A great fire engulfed the Whelming Matches factory. All the water in the world couldn’t put it out, so hot it burned. When the flames eventually died down many hours later, one artefact was found among the glowing embers. It was cold to the touch and nobody knew what it was. Maybe it was one of the Matches by Daniel McKinley from Thing 12 Games.
Sailing the winds in your sky pirate ship, you and your crew land on a different island each day, looking for treasure, adventure and glory. You need to be fast though, because you’re not alone. Other ships in the fleet have followed the same course and they want their share of the varied loot. If the crew member you send to the island is too slow, they will not come back with valuable treasure, but with a terrible curse or worse, they will not return at all. Only the best pirate will make it in Libertalia: Winds of Galecrest by Paolo Mori from Stonemaier Games.
Natural resources had long been depleted on Earth, but the asteroid belt was rich in ion and ore. The battle for control of these invaluable commodities had begun. We were part of this fight and were operating from our own Outpost 18 by Adam Wilk.
Changing your plumage from pure white to a rainbow of colours wasn’t easy. It took time and patience. It was the fruit from the rainbow tree that contained the necessary pigment. Unfortunately, the fruit wasn’t always in season and when it was, other birds were quick to eat it before I had a chance to get to it. It was a race, be it a slow and thoughtful one, to become Aves by Shi Chen from Play With Us Design.
The Great Plague was slowly becoming a thing of the past and you had decided to move into the country and start a new village. You had found the perfect location that was big enough to build new houses, workshops and other structures, while also being close enough to farmable land, a large wooded area and there were indications that coal could be mined nearby. It had everything to support a growing community of craftspeople and labourers. Now all you had to do was find Villagers by Haakon Gaarder from Sinister Fish Games.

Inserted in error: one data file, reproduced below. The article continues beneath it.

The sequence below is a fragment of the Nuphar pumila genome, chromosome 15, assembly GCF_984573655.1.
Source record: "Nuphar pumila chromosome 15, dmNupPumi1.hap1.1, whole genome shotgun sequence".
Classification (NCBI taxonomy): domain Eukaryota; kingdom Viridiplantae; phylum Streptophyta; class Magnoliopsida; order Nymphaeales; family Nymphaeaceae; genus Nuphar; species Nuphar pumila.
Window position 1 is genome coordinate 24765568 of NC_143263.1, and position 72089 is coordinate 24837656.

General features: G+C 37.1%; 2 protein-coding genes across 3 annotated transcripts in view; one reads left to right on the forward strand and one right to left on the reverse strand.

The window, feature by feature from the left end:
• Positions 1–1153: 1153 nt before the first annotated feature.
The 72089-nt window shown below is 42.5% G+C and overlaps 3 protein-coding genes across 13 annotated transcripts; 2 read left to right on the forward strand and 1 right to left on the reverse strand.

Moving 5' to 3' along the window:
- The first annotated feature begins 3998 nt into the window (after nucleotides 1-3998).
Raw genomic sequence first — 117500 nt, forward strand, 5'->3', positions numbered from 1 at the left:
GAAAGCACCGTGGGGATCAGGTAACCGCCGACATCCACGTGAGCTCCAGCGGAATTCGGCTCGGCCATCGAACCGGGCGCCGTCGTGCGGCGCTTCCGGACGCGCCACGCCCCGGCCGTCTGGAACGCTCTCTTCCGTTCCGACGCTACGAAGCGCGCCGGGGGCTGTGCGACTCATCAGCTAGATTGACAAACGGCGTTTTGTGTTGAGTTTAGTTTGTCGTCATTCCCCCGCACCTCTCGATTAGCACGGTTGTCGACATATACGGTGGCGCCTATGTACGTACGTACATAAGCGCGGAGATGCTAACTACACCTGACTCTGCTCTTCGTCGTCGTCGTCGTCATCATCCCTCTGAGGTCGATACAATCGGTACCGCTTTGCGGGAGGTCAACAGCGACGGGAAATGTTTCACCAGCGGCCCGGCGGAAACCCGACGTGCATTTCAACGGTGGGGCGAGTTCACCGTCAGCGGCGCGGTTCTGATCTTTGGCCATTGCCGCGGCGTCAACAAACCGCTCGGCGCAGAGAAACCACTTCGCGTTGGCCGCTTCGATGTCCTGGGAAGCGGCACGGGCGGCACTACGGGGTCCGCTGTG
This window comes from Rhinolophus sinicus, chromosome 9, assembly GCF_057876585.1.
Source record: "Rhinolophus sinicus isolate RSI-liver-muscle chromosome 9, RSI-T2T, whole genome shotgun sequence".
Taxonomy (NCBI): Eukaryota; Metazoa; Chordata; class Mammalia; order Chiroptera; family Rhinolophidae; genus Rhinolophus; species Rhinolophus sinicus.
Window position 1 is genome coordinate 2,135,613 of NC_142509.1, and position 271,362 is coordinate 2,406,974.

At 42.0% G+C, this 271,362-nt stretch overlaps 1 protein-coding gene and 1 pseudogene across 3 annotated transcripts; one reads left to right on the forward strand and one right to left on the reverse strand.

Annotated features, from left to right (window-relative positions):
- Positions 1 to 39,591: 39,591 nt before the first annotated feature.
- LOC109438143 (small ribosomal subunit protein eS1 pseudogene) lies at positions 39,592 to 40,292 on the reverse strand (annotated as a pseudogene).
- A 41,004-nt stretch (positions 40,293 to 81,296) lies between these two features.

A game about dancing sheep, rockets, lasers, cabbages and sometimes fun. I would like to add “death” to this list, but other than that, it’s pretty much a good description of 3 Minutes to Freedom (or Death) by Samuel Edmondson and Daniel Somerville Roberts from Icarus Games.
The Durrani Empire had just collapsed and large swathes of Central Asia had fallen into disarray. It was an ideal opportunity for the ferengi to impose their power over the region and fight out their rivalries somewhere far away from their daily politics. The foreigners were completely unaware of how the local Afghan leaders were manipulating them to their own benefit. They played their own “Great Game” with these superpowers and knew that the imperial might would not survive for long. There was never going to be a Pax Pamir: Second Edition by Cole Wehrle from Wehrlegig Games.
A game about stuffing balloons as a team, without talking. But it’s a card game – there are no actual balloons (Saturday Review)
I thought long and hard about how to start this review. Usually, the introductory paragraph of my reviews is like a short story, setting the scene of the game and the experience you’re likely to get. I finish by linking back to the title of the game, making it part of the short story. Yet, for this game, its name is a little short story in itself. So I might as well just go straight to the title. Here goes… In this review, I look at A game about stuffing balloons as a team, without talking. But it’s a card game – there are no actual balloons by Bez Shahriari from Stuff by Bez.
Finally, the baton of ringmaster has been passed to you. Your predecessor has been in the job for many decades, but now it’s your turn. You need to get the most out of the motley crew of performers and put together a show that will beat your rivals’. Yet, immediately it becomes clear that you need to bring in new talent to make your circus really stand out from the rest. It’s time for you to Scout by Kei Kajino (梶野 桂) from Oink Games.
The game, it’s a test of sorts, for determining whether something is a machine or a human being. There’s a judge and a subject. The judge asks questions and based on the subject’s answers they determine who they are speaking with – what they are speaking with. All you have to do is ask a question. So, now it’s your turn to ask Turing by Glenn Ford from Man O’ Kent Games.